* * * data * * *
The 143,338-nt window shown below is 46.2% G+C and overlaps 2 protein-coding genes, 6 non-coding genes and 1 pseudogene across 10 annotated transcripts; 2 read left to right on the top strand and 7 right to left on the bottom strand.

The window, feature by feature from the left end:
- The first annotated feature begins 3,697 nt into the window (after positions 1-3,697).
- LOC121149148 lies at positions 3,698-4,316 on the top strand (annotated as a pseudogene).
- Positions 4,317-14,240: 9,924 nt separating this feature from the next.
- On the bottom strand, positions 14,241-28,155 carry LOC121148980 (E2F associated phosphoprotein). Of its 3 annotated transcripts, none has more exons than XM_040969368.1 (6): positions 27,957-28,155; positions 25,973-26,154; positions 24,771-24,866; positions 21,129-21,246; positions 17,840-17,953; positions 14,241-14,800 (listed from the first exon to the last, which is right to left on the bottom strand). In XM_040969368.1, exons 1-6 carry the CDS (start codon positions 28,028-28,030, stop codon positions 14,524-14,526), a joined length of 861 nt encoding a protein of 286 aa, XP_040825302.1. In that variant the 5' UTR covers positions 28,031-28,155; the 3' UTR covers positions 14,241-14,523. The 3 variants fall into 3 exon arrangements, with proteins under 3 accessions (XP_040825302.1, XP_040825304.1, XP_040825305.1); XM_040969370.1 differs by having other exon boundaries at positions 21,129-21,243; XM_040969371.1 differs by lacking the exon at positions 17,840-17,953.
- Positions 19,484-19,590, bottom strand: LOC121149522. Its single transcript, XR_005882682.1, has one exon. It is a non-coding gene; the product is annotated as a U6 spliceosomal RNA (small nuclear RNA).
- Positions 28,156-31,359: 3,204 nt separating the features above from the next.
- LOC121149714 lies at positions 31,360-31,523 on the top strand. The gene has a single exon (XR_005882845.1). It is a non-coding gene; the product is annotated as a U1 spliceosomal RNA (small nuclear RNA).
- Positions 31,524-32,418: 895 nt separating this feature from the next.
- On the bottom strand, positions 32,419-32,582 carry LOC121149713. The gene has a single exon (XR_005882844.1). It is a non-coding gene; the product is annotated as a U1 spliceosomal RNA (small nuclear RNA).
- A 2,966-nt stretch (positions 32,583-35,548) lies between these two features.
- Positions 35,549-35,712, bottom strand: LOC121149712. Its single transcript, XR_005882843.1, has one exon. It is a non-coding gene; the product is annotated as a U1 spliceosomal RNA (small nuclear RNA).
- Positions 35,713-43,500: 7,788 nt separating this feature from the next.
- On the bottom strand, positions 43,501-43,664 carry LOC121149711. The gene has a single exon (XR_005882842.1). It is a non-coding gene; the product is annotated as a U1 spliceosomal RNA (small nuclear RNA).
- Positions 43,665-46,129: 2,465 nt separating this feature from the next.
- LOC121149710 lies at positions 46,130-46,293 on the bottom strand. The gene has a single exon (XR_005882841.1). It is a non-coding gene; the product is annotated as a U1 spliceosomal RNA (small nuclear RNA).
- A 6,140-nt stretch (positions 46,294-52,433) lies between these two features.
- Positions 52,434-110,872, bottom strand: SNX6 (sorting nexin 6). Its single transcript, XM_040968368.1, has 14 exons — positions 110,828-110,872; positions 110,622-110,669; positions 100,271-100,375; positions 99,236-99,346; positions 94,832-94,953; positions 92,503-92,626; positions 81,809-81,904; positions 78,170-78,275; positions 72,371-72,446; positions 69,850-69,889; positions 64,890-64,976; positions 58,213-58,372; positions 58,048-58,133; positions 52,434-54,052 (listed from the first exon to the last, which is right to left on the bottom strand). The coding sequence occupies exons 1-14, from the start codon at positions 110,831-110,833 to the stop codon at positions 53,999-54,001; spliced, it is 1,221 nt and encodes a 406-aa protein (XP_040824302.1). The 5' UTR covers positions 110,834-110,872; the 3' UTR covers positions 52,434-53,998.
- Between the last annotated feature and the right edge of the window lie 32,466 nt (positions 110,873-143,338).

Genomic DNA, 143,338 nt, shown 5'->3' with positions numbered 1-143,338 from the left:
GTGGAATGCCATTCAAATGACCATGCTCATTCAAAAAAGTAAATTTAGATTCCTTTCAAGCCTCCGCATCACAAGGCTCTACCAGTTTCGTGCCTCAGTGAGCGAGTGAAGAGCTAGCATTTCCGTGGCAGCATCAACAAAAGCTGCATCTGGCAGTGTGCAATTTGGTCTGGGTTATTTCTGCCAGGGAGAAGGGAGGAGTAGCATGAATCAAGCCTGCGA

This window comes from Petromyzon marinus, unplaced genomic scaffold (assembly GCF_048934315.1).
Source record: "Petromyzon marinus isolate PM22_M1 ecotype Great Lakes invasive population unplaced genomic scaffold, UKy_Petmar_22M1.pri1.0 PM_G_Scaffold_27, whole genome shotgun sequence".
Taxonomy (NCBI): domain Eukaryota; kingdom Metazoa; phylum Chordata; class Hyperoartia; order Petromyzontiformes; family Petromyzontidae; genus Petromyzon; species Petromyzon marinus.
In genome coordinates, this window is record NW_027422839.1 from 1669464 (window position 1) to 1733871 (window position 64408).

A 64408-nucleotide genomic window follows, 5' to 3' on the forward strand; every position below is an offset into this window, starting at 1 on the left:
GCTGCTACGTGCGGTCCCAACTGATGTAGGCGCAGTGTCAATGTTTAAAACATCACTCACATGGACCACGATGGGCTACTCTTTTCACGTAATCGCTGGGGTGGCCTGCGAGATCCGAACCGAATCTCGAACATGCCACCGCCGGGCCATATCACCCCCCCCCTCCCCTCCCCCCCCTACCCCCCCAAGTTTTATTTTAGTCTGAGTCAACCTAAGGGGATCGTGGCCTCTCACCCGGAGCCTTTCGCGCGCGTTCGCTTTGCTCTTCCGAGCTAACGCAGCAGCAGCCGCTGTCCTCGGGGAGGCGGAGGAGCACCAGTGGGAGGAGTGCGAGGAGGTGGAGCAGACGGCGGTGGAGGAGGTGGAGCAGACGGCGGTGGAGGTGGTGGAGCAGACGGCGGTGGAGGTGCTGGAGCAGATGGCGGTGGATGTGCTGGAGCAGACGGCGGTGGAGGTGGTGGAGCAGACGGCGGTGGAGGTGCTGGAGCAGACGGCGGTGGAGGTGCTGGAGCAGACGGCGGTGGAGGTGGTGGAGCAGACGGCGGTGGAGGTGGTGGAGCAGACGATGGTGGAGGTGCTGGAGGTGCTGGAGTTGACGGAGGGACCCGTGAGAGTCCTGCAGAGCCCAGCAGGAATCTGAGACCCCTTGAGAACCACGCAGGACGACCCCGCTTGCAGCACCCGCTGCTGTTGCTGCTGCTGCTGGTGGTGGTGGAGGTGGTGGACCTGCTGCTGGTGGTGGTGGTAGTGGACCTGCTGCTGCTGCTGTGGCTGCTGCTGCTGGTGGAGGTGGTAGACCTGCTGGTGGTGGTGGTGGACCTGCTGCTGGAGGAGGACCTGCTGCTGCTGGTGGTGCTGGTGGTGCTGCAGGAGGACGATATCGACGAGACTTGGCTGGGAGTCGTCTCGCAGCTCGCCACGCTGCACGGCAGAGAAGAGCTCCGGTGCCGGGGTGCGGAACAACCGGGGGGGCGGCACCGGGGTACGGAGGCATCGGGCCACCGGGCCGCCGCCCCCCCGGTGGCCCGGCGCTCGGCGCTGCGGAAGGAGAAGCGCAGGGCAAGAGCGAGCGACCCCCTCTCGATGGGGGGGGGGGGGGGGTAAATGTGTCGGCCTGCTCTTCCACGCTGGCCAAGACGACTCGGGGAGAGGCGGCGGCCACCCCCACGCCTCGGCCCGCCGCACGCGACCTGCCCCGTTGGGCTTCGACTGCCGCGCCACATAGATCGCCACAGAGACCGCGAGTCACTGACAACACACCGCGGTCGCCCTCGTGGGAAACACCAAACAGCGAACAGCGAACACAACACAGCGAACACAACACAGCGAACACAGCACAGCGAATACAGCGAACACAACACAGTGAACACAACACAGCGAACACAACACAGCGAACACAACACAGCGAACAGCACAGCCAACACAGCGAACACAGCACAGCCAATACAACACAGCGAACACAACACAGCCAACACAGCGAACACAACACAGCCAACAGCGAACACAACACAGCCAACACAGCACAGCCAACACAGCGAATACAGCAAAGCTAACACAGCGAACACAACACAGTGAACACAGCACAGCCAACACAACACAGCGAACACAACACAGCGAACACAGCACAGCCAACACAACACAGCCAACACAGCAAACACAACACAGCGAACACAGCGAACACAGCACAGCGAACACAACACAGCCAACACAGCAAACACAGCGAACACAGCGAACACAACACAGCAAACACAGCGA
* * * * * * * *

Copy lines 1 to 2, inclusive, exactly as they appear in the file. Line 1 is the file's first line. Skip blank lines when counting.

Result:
The 143,338-nt window shown below is 46.2% G+C and overlaps 2 protein-coding genes, 6 non-coding genes and 1 pseudogene across 10 annotated transcripts; 2 read left to right on the top strand and 7 right to left on the bottom strand.

The window, feature by feature from the left end: